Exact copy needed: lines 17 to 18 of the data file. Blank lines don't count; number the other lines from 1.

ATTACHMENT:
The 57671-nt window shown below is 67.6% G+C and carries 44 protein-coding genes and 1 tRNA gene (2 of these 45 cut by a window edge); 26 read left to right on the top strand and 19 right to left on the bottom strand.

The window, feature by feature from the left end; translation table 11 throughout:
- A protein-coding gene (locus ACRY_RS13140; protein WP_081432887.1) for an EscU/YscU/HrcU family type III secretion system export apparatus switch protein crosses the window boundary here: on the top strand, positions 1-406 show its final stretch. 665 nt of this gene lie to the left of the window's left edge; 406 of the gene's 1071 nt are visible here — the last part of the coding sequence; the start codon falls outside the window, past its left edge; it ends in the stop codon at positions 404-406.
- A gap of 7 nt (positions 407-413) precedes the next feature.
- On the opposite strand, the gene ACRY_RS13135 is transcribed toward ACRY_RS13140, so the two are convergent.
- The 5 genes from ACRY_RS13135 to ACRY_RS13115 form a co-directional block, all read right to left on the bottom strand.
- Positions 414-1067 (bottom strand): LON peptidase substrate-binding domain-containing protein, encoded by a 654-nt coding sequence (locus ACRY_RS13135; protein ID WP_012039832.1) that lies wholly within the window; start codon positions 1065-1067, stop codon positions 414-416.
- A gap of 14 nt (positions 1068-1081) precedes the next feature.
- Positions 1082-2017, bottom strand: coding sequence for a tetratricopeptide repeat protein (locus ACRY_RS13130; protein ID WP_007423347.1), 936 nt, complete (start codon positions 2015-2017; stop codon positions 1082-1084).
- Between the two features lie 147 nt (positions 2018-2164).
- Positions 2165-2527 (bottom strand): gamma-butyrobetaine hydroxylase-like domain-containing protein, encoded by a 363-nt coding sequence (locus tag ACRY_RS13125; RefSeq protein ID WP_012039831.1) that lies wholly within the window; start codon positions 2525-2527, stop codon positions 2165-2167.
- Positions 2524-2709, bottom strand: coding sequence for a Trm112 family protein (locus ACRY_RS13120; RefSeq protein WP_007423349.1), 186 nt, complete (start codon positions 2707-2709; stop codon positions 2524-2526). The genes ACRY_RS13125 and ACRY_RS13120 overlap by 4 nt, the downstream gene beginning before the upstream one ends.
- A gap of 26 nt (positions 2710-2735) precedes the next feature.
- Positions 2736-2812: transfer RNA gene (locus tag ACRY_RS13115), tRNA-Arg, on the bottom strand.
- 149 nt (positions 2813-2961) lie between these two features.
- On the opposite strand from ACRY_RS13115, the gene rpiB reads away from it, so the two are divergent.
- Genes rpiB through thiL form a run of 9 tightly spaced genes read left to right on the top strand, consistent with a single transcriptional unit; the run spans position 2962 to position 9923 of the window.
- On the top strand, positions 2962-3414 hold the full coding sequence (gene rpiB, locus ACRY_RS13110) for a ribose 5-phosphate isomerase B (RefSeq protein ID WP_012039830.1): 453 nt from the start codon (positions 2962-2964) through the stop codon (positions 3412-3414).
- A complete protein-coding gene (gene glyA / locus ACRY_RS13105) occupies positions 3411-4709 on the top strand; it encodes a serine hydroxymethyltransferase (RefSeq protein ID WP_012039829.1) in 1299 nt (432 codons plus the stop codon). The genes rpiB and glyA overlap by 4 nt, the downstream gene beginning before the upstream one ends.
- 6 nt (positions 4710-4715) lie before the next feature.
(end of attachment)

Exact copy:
- Genes rpiB through thiL form a run of 9 tightly spaced genes read left to right on the top strand, consistent with a single transcriptional unit; the run spans position 2962 to position 9923 of the window.
- On the top strand, positions 2962-3414 hold the full coding sequence (gene rpiB, locus ACRY_RS13110) for a ribose 5-phosphate isomerase B (RefSeq protein ID WP_012039830.1): 453 nt from the start codon (positions 2962-2964) through the stop codon (positions 3412-3414).